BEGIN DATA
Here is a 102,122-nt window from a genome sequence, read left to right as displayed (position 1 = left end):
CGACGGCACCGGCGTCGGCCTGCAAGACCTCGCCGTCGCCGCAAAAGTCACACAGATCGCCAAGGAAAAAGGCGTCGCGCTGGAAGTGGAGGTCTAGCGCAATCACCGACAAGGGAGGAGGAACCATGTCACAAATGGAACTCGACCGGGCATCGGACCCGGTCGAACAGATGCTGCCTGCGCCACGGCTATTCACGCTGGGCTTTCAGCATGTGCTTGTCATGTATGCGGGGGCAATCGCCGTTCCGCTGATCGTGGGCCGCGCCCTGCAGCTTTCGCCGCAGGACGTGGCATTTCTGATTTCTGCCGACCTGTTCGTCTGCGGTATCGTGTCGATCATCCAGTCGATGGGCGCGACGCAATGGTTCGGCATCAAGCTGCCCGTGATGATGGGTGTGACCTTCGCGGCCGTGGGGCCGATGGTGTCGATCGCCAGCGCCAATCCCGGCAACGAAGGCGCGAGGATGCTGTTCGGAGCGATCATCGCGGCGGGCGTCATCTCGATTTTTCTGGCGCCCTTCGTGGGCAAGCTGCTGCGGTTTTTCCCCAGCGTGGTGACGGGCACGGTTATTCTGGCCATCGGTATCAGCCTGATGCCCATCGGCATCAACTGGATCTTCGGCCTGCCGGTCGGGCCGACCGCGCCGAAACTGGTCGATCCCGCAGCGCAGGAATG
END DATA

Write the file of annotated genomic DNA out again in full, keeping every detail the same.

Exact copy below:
Here is a 102,122-nt window from a genome sequence, read left to right as displayed (position 1 = left end):
CGACGGCACCGGCGTCGGCCTGCAAGACCTCGCCGTCGCCGCAAAAGTCACACAGATCGCCAAGGAAAAAGGCGTCGCGCTGGAAGTGGAGGTCTAGCGCAATCACCGACAAGGGAGGAGGAACCATGTCACAAATGGAACTCGACCGGGCATCGGACCCGGTCGAACAGATGCTGCCTGCGCCACGGCTATTCACGCTGGGCTTTCAGCATGTGCTTGTCATGTATGCGGGGGCAATCGCCGTTCCGCTGATCGTGGGCCGCGCCCTGCAGCTTTCGCCGCAGGACGTGGCATTTCTGATTTCTGCCGACCTGTTCGTCTGCGGTATCGTGTCGATCATCCAGTCGATGGGCGCGACGCAATGGTTCGGCATCAAGCTGCCCGTGATGATGGGTGTGACCTTCGCGGCCGTGGGGCCGATGGTGTCGATCGCCAGCGCCAATCCCGGCAACGAAGGCGCGAGGATGCTGTTCGGAGCGATCATCGCGGCGGGCGTCATCTCGATTTTTCTGGCGCCCTTCGTGGGCAAGCTGCTGCGGTTTTTCCCCAGCGTGGTGACGGGCACGGTTATTCTGGCCATCGGTATCAGCCTGATGCCCATCGGCATCAACTGGATCTTCGGCCTGCCGGTCGGGCCGACCGCGCCGAAACTGGTCGATCCCGCAGCGCAGGAATG